8 Deadly Sins of Bad Dining Rooms, According to Professionals

8 Deadly Sins of Bad Dining Rooms, According to Professionals

3 maja 2019 0 przez admin

If the kitchen is the heart of your home (it is), then your dining room is the pulmonary artery. The kitchens get most of the attention, though; dining rooms are fairly low on most people’s list of priorities within the home. Sure, you really just need a table and a few chairs, but you can do better to make the space more aesthetically pleasing (and comfortable!) for happier meals with your family.

These pros point out the most common design flaws — and what you can do to avoid them.

1. Matchy-matchy dining sets

Okay, so I get the temptation of these collections — you can get all your decorating done in one go, and probably at a great price. However, these can look “cheap and unoriginal” says Erin Gates, interior designer and author of Elements of Family Style. Don’t be afraid to mix materials and styles for a more unique look.

The farmhouse-style bench might be all the rage right now, but you may want to reconsider your choice of seating. “Find chairs that you actually want to sit in for longer periods of time,” says, Alessandra Wood, Modsy‘s vice president of style. Upholstered seating is ideal, and if you’re concerned about maintenance, just know that there are cleanable and stain-resistant fabrics out there! (Suggestion: Crypton.)

3. Ceiling fixtures that are way too small (or big)

Niki McNeill, owner and lead designer of SingleBubblePop, suggests choosing a fixture that’s about a third of the size of the table. “I also see lights hung too high or low,” she adds. Aim for about 30 inches of space between the tabletop and the bottom of the chandelier.

“I often see an inappropriately sized or shaped table for the space,” says Brady Burke, an interior designer with Havenly. Rectangular tables may work best in rectangular rooms, whereas a circular table may be a nice choice for a square room. However, if you’re big on entertaining a larger crowd, opt for an oval table with a single base. “This way you can fit more chairs when company comes over,” says McNeill.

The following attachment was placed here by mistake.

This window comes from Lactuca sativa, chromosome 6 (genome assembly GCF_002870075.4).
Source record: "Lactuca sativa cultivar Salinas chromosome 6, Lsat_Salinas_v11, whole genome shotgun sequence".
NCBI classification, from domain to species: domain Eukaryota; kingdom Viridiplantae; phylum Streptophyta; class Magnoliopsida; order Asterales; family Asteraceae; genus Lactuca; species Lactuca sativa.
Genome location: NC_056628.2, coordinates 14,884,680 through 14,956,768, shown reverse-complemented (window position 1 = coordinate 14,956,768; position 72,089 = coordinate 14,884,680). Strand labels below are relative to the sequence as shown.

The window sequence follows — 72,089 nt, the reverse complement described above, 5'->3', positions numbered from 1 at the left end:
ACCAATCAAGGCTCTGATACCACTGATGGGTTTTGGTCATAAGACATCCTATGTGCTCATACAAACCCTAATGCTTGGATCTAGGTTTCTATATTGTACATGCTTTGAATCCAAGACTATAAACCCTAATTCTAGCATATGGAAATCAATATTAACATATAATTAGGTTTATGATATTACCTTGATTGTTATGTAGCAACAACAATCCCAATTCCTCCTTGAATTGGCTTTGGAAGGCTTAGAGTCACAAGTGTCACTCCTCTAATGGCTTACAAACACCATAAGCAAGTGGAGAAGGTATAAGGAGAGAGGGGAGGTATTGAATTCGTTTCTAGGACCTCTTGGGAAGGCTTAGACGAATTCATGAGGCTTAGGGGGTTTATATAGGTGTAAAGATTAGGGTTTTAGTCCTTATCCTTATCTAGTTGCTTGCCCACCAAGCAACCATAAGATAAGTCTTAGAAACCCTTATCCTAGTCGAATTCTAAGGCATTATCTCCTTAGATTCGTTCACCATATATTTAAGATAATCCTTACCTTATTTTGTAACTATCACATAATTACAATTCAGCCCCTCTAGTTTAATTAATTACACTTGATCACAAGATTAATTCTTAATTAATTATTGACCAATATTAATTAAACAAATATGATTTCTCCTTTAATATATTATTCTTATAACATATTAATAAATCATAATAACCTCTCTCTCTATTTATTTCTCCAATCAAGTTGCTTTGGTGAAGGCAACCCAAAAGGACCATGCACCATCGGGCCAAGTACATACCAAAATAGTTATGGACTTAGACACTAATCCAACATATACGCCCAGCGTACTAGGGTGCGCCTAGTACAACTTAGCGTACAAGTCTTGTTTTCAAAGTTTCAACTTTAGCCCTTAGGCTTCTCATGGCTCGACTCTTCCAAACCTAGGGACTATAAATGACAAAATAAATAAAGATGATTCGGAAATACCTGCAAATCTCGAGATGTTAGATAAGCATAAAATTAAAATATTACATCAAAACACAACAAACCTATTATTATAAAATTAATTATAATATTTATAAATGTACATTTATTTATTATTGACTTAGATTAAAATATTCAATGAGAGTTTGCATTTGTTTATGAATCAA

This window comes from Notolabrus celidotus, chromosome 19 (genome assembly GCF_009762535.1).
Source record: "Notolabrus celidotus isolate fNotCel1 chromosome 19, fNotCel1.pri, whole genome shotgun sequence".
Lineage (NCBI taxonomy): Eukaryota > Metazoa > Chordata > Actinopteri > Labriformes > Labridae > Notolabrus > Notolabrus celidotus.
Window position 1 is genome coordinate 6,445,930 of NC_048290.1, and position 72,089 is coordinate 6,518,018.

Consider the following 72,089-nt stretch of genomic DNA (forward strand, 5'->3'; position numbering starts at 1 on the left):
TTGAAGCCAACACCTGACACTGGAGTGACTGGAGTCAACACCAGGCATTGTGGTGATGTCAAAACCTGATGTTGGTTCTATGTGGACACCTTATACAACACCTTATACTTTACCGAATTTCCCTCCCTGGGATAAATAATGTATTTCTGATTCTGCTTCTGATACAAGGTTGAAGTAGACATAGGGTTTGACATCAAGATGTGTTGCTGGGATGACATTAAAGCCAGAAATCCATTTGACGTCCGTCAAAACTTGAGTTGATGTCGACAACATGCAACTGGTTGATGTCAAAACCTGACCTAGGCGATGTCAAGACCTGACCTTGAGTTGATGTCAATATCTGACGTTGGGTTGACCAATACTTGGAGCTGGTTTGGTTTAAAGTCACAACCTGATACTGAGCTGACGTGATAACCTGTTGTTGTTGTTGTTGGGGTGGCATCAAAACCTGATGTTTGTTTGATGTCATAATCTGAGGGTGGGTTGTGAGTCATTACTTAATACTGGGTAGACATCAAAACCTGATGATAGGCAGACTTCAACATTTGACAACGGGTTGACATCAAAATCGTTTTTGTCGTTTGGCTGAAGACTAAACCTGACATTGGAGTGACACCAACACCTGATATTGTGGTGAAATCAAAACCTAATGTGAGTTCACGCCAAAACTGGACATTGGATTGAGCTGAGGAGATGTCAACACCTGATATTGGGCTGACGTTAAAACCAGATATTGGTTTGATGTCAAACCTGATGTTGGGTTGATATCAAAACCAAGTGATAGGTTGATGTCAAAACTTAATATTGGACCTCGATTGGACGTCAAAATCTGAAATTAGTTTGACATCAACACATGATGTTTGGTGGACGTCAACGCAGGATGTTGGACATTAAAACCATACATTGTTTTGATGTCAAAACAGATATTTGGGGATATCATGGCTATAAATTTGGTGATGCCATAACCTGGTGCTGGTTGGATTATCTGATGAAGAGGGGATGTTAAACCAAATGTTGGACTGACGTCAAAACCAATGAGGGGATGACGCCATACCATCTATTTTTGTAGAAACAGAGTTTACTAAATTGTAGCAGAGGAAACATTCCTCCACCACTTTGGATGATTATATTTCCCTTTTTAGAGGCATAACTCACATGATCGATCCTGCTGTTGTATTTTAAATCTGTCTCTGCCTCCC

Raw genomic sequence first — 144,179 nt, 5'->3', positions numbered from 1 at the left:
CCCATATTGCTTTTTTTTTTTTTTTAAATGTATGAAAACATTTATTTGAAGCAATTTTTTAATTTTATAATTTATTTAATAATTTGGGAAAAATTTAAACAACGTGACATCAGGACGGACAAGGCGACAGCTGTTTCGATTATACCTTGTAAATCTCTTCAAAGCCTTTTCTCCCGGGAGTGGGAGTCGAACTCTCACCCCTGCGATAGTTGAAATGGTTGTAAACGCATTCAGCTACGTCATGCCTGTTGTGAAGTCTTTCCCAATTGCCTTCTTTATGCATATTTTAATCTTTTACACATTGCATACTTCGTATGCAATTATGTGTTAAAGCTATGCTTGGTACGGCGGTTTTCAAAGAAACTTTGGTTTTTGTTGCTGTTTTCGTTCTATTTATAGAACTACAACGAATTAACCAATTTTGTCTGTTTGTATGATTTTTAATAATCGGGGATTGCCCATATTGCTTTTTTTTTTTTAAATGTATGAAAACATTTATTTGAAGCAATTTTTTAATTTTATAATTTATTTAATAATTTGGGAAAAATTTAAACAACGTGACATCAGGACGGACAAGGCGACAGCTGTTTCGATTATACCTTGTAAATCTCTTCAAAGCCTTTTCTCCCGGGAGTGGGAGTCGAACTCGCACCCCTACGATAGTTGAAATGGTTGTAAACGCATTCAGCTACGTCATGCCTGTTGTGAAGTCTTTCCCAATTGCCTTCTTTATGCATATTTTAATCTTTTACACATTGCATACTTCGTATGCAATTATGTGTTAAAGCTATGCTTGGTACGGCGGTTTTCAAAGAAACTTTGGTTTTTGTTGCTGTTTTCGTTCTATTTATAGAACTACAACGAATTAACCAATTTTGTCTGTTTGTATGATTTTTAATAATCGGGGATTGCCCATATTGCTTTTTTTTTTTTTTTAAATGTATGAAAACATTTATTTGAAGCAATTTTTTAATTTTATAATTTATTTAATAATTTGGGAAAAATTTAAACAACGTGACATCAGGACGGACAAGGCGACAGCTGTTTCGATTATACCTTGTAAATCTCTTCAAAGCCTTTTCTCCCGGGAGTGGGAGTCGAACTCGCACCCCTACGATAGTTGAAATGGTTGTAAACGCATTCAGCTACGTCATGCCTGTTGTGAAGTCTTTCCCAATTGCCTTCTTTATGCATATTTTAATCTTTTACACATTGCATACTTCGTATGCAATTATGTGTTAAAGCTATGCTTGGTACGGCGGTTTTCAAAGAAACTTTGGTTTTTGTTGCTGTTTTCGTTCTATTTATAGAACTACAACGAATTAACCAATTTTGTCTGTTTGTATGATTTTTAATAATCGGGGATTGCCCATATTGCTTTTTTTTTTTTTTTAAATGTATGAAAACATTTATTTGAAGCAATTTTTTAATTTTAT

5. Too much furniture crammed in

Dining rooms are like black holes for chunky pieces — they get sucked in and remain there for eternity. The point: Get rid of that china cabinet! Burke says, “Few people have a formal china service or silver worth displaying, and large pieces are often so big that they overwhelm a space. Instead, you could have a slim sideboard and hang interesting art, which is a better use of space.” If you can’t remove a corner china cabinet, Gates recommends modernizing it by wallpapering the interior or painting it and removing the doors so it’s an open shelving unit. And McNeill adds a tip that may be controversial for some: Move the bar cart to another room. “I love seeing them styled, but it can be such a waste of valuable space in a dining room!”

Instead of going for plain, go for bold! Because this is a space you’re not in all the time, this is a chance to use a funky wallpaper for some personality. Plus, because the dining room is so often used for celebrations, it’s nice to have a place that feels really special and fun.

7. A rug that’s not quite right

Constantly pulling chairs in and out on a rug that’s too small is the epitome of annoying. McNeill suggests picking a rug for the room, not for the furniture — so choose one that leaves about a foot of space off the wall. A larger rug means chairs will slide out smoothly, and will give the room a more luxe feel. Additionally, an indoor-outdoor polyester rug is the best choice in an area where food is served, because it’s easier to clean than a natural-fiber rug like wool. “A patterned rug with multi-colors will mask most spills and stains,” says Wood.

A large, empty surface area (aka your table) is basically an invitation for piles of paperwork and junk mail. This is usually the result of a lack of storage space. Look into adding some in the adjoining rooms, like a large, closed credenza, Wood advises. “Also, if you actually eat at your table daily, it’s harder for things to pile up,” she says.

Got anything else to add? Leave your thoughts in the comments below!

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